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The Federal Reserve said the combined output of factories, mines and utilities jumped 1 percent from a month earlier, easily beating economists' estimates of a 0.4 percent gain.
It was the third straight monthly increase in industrial production, following gains of 0.4 percent in March and 0.2 percent in February.
According to The Wall Street Journal, the trend is a sign of underlying strength in the economy. “Manufacturing has recovered from a rough patch in late 2015 and early 2016 caused by cutbacks in the energy industry and a strong dollar, which makes U.S. goods costlier in foreign markets,” The Associated Press noted.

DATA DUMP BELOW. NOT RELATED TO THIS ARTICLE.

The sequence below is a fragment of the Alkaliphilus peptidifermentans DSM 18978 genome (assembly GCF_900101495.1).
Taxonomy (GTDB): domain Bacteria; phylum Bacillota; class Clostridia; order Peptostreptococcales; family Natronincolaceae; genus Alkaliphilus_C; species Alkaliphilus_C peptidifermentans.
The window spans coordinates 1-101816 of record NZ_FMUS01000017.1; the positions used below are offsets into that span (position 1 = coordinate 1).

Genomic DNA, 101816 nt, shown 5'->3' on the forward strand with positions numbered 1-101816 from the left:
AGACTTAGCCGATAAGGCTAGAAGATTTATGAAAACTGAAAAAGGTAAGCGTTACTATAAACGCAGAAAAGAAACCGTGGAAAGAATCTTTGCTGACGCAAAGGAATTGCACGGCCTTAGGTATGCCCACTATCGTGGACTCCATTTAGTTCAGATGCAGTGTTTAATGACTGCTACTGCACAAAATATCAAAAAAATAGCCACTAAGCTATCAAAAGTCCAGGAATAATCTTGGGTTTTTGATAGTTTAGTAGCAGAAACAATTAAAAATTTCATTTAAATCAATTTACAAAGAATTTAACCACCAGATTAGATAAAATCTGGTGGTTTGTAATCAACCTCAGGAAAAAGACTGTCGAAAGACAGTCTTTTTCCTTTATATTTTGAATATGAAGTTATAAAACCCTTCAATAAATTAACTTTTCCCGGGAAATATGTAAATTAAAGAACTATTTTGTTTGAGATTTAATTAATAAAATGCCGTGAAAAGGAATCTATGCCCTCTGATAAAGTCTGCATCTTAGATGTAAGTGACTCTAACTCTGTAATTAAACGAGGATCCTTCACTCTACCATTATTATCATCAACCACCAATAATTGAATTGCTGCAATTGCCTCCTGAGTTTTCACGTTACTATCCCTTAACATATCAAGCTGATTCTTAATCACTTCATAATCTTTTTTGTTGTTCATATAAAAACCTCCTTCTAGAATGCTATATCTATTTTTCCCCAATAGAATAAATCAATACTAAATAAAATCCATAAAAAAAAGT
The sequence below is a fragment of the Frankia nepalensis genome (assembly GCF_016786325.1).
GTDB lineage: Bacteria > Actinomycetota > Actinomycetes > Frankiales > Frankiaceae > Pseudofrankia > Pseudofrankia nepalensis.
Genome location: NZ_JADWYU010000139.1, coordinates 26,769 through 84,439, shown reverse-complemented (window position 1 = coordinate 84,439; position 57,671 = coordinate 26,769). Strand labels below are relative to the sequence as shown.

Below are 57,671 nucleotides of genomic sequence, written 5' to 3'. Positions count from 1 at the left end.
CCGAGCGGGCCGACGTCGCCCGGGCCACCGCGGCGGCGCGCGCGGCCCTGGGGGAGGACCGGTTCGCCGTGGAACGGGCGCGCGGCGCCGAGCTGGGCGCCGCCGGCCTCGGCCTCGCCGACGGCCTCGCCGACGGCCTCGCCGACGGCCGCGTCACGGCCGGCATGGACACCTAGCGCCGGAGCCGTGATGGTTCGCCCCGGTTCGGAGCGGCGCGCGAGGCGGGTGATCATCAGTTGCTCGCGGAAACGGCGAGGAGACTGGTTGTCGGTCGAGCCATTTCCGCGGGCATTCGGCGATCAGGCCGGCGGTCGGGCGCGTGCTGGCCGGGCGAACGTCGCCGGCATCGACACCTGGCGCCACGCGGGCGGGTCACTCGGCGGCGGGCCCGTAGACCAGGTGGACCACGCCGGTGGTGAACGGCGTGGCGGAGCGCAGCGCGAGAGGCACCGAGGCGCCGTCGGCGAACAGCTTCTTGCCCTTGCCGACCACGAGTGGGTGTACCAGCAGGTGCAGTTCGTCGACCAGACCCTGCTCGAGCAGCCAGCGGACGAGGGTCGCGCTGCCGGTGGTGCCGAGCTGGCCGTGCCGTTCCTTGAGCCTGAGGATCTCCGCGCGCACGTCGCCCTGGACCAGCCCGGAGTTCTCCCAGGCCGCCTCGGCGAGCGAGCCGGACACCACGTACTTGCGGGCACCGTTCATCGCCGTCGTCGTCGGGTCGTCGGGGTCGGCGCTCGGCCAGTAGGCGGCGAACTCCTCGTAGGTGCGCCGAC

At 105.1 percent of its 2012 average, total industrial production in April was 2.2 percent above its year-earlier level.
Manufacturing output, the biggest component of industrial production, posted its biggest gain in more than three years, rising 1 percent to a new post-recession high. April manufacturing output was up 1.7 percent from the same month a year earlier.
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